“Q: Can you talk about working with Chris Weitz, and how the syllabus he gave the cast helped you?
Rob: I’ve never had that, from any director. It was 40 or 50 pages long, in addition to a bunch of letters and emails, trying to show that he was on the same page as us and was completely with us, in making the film. And, he didn’t falter from that attitude, throughout the whole movie. It probably sounds ridiculous how much praise he gets. I was just with him and his wife in Japan, and she was even kind of sick of it. But, he is like a saint. He’s one of the best people I’ve ever met, let alone directors. In a lot of ways, it shows in the movie. It’s got a lot of heart, especially for a sequel in a franchise. He’s just a great person to work with.
Q: Appearing in most of the movie as only a series of visions, did you feel disjointed from your cast mates at all? Did you wish you were in more of the film?
Rob: Those scenes were the hardest scenes. They weren’t really, at the time, but after I saw the first cut of the movie, they changed them quite a bit in the edit and ADR. It’s not Edward. It’s a manifestation of Bella’s loneliness and desperation. It was always very difficult. I asked Kristen, “How would you play it?” It’s her opinion, so that was hard. As for being alone, I’ve always felt a little bit aloof as the character, throughout the whole series. I think that’s how he is, so I didn’t feel any different.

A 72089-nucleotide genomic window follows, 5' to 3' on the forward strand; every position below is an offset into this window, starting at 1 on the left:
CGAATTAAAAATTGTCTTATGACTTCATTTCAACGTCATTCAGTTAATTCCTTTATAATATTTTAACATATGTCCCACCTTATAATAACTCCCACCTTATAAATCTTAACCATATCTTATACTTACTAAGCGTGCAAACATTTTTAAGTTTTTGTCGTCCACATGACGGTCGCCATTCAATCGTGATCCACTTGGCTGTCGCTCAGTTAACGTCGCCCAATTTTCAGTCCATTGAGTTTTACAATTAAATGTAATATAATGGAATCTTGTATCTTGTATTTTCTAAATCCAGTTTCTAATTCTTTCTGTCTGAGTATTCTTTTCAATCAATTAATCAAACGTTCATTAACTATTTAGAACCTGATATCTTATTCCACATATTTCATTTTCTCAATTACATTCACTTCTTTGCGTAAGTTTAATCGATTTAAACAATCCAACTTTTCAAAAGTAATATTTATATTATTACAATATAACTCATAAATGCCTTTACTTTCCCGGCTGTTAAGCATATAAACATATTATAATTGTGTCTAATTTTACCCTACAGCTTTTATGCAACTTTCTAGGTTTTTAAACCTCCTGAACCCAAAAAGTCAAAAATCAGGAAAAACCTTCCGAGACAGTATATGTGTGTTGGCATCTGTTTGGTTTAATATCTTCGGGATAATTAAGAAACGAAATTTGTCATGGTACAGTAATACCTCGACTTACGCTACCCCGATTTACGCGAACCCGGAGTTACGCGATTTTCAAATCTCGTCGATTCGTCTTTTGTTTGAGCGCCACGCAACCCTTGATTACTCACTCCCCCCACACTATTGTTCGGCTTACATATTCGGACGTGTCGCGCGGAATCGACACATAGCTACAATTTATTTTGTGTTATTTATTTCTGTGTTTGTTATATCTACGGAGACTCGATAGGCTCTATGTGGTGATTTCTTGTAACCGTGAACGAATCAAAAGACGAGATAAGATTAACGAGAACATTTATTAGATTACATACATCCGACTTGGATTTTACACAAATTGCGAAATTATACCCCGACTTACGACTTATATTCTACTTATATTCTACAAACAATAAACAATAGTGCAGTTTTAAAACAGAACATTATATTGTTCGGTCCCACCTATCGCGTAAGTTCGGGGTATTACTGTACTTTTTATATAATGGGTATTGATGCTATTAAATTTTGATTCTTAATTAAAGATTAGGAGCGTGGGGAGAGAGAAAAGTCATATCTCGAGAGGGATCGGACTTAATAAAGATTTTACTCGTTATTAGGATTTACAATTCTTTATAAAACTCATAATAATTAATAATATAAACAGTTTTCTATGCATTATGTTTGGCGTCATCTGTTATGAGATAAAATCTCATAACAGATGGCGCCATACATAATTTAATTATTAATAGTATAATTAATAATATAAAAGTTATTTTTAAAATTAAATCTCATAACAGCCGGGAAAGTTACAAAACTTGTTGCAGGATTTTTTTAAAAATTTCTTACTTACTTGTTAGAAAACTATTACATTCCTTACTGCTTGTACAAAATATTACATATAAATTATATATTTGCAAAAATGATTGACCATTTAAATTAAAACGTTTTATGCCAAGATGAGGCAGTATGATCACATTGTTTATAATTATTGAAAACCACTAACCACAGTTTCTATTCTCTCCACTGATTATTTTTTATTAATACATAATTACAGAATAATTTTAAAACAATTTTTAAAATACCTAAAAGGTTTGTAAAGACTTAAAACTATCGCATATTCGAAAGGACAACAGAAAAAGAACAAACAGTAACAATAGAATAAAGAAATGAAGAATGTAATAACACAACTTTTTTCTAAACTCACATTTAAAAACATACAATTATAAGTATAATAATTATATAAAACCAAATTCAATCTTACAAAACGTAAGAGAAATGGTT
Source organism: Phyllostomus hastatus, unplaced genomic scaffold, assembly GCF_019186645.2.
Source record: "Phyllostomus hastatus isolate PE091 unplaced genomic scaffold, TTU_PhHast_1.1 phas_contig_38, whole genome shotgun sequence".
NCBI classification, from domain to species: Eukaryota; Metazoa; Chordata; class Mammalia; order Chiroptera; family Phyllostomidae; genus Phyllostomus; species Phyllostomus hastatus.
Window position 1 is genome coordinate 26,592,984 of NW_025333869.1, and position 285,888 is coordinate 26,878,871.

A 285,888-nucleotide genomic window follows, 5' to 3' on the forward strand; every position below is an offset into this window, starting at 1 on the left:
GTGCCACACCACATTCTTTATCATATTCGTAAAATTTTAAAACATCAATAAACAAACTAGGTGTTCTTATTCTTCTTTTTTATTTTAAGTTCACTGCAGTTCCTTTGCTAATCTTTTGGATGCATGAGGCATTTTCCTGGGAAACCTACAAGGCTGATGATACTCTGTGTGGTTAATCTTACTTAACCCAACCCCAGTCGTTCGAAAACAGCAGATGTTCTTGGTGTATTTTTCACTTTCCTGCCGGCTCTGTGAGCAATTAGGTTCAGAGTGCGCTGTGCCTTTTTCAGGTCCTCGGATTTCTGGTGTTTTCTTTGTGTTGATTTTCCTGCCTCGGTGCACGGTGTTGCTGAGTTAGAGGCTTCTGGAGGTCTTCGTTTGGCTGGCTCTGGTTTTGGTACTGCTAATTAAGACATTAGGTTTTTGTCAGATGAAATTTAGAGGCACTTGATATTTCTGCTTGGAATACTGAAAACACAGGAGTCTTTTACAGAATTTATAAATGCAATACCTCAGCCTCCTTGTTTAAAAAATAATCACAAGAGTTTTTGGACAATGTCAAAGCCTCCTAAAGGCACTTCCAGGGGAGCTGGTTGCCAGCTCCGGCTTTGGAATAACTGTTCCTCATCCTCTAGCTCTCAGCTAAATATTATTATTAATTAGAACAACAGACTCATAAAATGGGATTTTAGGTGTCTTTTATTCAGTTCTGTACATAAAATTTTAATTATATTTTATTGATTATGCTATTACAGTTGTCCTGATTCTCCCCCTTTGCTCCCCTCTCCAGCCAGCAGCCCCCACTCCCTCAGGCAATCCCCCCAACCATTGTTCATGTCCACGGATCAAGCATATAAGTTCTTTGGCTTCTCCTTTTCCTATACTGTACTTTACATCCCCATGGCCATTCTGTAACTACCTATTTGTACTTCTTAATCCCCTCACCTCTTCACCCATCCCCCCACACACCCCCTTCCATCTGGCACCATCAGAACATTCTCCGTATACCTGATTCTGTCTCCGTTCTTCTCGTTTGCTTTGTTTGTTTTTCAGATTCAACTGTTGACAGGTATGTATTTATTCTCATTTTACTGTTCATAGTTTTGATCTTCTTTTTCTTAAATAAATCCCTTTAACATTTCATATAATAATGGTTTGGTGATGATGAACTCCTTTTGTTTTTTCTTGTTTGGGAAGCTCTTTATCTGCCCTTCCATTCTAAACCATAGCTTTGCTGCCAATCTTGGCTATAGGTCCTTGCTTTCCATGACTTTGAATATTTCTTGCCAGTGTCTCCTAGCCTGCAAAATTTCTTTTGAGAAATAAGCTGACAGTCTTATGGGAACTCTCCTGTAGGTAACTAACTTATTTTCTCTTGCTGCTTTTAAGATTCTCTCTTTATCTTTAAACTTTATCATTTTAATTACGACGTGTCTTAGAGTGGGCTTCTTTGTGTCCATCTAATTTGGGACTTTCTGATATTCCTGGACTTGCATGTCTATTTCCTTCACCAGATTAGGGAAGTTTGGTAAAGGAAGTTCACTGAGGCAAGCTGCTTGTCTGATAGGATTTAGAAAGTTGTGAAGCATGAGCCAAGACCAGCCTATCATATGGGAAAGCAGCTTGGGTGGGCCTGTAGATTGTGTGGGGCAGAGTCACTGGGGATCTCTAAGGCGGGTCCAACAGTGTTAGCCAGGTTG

Q: What was it like to film that break-up scene between Edward and Bella?
Rob: There’s something weird about it. One of the main things I felt doing that and what really helped was people’s anticipation of the movie, and the fans of the series’ idea about what Bella and Edward’s relationship is and what it represents to them. It’s some kind of ideal for a relationship. And so, just playing a scene where you’re breaking up the ideal relationship, I felt a lot of the weight behind that. Also, it took away a fear of melodrama. It felt seismic, even when we were doing it. It was very much like the stepping out into the sunlight scene, at the end. You could really feel the audience watching, as you’re doing it. It was a strange one to do.”